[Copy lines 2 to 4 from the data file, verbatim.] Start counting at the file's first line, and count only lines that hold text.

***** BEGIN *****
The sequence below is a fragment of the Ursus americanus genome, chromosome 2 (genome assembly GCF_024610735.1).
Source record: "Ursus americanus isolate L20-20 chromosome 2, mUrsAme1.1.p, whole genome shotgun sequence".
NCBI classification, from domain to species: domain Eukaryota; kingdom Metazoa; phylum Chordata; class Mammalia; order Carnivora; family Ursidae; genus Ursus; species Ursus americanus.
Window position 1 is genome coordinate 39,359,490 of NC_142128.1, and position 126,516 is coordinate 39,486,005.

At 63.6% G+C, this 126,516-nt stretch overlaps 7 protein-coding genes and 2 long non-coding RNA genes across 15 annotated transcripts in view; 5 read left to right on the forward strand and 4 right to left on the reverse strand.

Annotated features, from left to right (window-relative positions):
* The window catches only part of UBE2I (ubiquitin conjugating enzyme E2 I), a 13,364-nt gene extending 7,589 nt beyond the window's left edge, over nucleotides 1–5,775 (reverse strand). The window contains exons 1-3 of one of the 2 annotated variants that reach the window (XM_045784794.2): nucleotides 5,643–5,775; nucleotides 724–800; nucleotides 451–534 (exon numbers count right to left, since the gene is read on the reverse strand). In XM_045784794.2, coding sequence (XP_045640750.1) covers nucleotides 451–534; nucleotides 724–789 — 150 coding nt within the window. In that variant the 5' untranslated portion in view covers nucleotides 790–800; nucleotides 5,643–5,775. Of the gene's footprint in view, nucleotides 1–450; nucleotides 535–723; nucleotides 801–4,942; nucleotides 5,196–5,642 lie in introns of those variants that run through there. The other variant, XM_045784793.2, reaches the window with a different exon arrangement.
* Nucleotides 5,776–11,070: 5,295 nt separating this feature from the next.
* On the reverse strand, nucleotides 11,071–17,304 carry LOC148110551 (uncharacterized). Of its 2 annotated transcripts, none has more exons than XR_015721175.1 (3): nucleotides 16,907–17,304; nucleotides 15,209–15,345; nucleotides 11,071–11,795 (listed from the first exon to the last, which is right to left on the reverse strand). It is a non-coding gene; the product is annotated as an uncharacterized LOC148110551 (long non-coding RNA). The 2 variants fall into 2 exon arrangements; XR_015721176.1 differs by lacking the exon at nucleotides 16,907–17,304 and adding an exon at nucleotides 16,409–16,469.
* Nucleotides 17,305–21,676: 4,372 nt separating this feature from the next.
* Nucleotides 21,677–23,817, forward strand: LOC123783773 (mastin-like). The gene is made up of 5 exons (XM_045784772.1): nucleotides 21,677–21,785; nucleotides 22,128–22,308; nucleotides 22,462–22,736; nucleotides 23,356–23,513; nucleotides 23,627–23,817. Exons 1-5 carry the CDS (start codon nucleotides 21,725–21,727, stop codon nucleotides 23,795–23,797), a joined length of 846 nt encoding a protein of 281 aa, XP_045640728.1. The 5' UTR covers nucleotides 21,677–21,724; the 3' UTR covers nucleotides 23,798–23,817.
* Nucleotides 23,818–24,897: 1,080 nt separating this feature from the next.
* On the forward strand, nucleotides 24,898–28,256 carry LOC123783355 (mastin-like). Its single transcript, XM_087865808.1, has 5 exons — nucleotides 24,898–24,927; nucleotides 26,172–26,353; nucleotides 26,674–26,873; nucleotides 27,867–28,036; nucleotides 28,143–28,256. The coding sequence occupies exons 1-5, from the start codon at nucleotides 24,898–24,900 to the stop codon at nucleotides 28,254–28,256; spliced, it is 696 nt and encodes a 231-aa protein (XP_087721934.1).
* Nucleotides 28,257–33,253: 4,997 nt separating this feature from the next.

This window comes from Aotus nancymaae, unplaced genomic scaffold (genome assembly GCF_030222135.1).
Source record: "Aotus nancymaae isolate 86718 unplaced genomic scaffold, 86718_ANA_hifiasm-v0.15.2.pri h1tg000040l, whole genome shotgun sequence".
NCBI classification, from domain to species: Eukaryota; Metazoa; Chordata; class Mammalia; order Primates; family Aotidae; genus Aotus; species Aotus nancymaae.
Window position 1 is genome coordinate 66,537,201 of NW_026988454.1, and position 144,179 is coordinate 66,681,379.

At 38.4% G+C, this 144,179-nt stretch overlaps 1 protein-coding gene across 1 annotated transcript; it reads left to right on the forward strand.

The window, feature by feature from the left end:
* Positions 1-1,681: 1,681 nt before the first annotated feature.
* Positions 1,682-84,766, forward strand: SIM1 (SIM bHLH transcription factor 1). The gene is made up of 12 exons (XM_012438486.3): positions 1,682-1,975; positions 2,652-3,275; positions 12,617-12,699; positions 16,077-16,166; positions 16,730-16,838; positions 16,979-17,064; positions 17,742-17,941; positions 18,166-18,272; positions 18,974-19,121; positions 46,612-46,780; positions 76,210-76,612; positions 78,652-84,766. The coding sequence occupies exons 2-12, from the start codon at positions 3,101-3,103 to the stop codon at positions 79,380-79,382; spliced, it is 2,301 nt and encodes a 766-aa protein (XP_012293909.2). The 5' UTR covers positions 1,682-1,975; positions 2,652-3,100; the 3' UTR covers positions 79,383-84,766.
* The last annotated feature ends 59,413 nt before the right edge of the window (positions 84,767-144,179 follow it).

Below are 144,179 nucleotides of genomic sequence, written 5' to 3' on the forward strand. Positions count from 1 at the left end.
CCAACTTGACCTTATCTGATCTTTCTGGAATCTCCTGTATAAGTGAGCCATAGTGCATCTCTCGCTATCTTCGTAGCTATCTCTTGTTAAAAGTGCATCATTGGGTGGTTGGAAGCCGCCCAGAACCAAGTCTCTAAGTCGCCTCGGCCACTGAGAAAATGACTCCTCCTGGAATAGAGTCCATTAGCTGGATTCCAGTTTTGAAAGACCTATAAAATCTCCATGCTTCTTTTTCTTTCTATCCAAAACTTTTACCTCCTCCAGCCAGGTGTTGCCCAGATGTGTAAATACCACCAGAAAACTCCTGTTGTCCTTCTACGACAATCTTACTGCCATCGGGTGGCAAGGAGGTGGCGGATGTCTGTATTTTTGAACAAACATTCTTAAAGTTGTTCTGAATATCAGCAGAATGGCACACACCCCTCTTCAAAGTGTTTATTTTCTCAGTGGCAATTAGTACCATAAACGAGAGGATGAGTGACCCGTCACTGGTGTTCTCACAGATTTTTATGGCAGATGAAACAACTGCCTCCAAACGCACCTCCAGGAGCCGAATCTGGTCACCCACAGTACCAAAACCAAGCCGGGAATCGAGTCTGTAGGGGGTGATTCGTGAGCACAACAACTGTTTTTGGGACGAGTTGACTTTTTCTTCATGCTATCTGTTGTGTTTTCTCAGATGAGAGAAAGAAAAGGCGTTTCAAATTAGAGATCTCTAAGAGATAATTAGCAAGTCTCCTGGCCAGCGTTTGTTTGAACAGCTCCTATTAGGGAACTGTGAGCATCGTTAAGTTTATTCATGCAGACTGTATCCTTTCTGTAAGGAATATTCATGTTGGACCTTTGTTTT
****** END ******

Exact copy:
Source record: "Ursus americanus isolate L20-20 chromosome 2, mUrsAme1.1.p, whole genome shotgun sequence".
NCBI classification, from domain to species: domain Eukaryota; kingdom Metazoa; phylum Chordata; class Mammalia; order Carnivora; family Ursidae; genus Ursus; species Ursus americanus.
Window position 1 is genome coordinate 39,359,490 of NC_142128.1, and position 126,516 is coordinate 39,486,005.